. . . in July our destination is only open from 10:00 ’til 12:00 and 15:00 ’til 17:00.

Coming from the stage start we’ve missed the morning window but it’s only 40 minutes until 15:00 – we’ve come here to pay homage to Luis Ocana and for the sake of 40 minutes, we’re not going to miss the chance. Lunch is the answer, on the beautiful old square at Bastide d’Armagnac.

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As we sit down the sky opens and it rains like I’ve rarely seen before; lightning sears across the sky and thunder roars above the square as water pours off the roofs like waterfalls.

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As we wait for lunch we check out the beautiful armagnacs on display in the merchants next to the restaurant.

When Ocana retired from the bike he sank his money into vineyards around his home in nearby Mont-de-Marsan with the intention of producing fine armagnacs – but the bad luck which dogged him all his life made no exception for his vineyards; freak bad weather spoiled his vines for two consecutive seasons.

Perhaps the thunder, lightning and apocalyptic rain was from Luis, reminding us not to forget to mention that day in July 1971 when, with a big lead on Eddy Merckx, he crashed out of le Tour on the descent of the Col de Mente in similar weather conditions.

He would dominate the Tour in 1973 winning time trials and mountain stages with ease; but never got the credit he deserved for the victory because Merckx wasn’t riding – Eddy won the Vuelta (held in the spring back then) and the Giro but didn’t ride le Tour..

Ocana was married in the chapel just outside Labastide d’Armagnac and whilst his funeral service was held here too, there’s no headstone – his ashes being scattered in Spain.

Notre-Dame des Cyclistes was founded by 1959 to honour cyclists who had died and is now a National Sanctuary.

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It’s a similar concept to and inspired by the Madonna del Ghisallo chapel but bigger and less cluttered and still very much having a spiritual feel to it, despite the jerseys and photos.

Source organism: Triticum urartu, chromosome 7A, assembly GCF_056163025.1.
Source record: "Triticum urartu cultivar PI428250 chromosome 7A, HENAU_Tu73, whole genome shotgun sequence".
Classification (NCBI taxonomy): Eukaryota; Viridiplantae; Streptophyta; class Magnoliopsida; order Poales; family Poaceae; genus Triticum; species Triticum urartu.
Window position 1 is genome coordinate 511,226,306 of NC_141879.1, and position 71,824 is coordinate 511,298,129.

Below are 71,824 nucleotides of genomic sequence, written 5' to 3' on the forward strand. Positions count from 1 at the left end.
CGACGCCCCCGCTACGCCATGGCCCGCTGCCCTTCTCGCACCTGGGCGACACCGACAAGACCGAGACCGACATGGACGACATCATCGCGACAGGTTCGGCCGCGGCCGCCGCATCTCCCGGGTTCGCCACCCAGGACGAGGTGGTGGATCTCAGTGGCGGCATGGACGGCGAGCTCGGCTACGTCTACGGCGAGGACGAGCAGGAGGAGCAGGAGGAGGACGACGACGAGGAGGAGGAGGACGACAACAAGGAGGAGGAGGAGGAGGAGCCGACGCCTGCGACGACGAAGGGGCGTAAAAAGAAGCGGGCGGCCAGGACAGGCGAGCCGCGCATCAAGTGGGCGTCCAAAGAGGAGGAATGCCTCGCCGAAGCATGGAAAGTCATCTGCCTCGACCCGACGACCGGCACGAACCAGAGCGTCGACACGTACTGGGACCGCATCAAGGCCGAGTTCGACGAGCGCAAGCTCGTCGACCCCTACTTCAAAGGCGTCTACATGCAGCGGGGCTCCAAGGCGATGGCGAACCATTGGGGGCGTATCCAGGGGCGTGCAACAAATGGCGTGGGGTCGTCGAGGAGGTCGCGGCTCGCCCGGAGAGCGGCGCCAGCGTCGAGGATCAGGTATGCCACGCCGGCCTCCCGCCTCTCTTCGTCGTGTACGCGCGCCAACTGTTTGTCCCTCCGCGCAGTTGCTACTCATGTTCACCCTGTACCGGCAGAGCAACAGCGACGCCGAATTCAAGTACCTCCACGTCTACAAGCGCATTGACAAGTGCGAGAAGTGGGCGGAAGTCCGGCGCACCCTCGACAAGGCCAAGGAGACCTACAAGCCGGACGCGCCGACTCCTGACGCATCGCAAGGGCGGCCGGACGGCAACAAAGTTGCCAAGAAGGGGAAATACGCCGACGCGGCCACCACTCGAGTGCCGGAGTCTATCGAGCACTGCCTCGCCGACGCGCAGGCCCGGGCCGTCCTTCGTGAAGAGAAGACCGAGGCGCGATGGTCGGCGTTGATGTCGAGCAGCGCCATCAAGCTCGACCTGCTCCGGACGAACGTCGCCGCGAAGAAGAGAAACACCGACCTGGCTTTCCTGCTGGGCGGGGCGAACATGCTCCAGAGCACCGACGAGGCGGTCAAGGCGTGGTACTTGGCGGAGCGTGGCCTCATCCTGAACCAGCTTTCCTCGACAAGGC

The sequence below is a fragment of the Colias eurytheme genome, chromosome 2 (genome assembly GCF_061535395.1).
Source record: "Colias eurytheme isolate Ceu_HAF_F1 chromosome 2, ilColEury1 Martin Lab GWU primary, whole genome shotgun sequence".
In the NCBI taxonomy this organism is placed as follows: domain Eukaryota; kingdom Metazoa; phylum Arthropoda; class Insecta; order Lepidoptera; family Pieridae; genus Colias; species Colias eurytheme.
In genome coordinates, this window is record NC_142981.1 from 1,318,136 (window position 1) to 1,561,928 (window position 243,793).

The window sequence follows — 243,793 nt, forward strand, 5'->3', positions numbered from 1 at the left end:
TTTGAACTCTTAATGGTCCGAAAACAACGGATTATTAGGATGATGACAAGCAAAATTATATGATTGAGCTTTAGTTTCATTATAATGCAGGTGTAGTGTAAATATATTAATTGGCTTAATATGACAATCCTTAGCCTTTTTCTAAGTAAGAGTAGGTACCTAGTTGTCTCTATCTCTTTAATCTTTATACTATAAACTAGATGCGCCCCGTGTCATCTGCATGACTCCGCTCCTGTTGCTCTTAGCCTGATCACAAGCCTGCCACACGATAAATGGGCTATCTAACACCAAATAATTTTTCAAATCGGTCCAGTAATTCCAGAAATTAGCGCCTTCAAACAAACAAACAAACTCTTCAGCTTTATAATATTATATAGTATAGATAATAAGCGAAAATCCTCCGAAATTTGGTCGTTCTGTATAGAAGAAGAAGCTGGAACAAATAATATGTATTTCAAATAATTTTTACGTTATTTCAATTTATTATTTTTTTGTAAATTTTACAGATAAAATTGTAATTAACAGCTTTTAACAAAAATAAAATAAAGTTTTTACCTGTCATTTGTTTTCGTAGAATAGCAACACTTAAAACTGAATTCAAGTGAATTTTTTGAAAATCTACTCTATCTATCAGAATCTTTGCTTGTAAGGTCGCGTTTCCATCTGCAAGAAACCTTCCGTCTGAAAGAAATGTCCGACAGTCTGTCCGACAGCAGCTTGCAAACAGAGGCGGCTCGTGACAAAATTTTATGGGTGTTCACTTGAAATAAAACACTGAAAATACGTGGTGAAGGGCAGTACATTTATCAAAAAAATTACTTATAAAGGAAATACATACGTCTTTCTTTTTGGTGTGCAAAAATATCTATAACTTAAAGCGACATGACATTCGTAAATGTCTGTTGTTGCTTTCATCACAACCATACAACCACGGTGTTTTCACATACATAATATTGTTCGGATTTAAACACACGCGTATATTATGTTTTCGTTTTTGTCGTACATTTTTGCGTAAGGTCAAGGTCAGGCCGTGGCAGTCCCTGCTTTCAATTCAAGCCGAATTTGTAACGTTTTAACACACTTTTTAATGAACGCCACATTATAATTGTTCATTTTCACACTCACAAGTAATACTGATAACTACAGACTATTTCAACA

Many current riders have donated jerseys – but there’s no mention of Lance the curator is at pains to tell us – but we’re here to honour Luis.

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Out in the grounds a marble plaque is dedicated to ‘our’ champion – Spanish or not he was well respected here in this part of France.

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There’s an image of him in the stained glass window which was made by former French Pro Champion, Henri Anglade.

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And a painting of the man in his cool Bic jersey on his orange Motobecane.

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There are also his leaders jerseys from the Tour and Vuelta and one of his Spanish champion’s jerseys. We can’t stay too long, we have a meeting with ASO up at Bergerac about protocol for following a rider in tomorrow’s chrono.

As we leave, the lightning streaks, the thunder clatters and the rain belongs in Cambodia.

“We won’t forget, Luis . . .

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And as we head for our meeting in Bergerac we get that all important bar.

There are just 3.4 K to go – Navardauskas is clear, powering on through the rain. Behind they fall like nine pins as the big Lithuanian storms in to the home straight to make up for Andy Talansky’s retiral and Jack Bauer’s heart break.

Charly wasn’t kidding . . .




It was November 2005 when Ed Hood first penned a piece for PEZ, on US legend Mike Neel. Since then he’s covered all of the Grand Tours and Monuments for PEZ and has an article count in excess of 1,100 in the archive. He was a Scottish champion cyclist himself – many years and kilograms ago – and still owns a Klein Attitude, Dura Ace carbon Giant and a Fixie. He and fellow Scot and PEZ contributor Martin Williamson run the Scottish site www.veloveritas.co.uk where more of his musings on our sport can be found.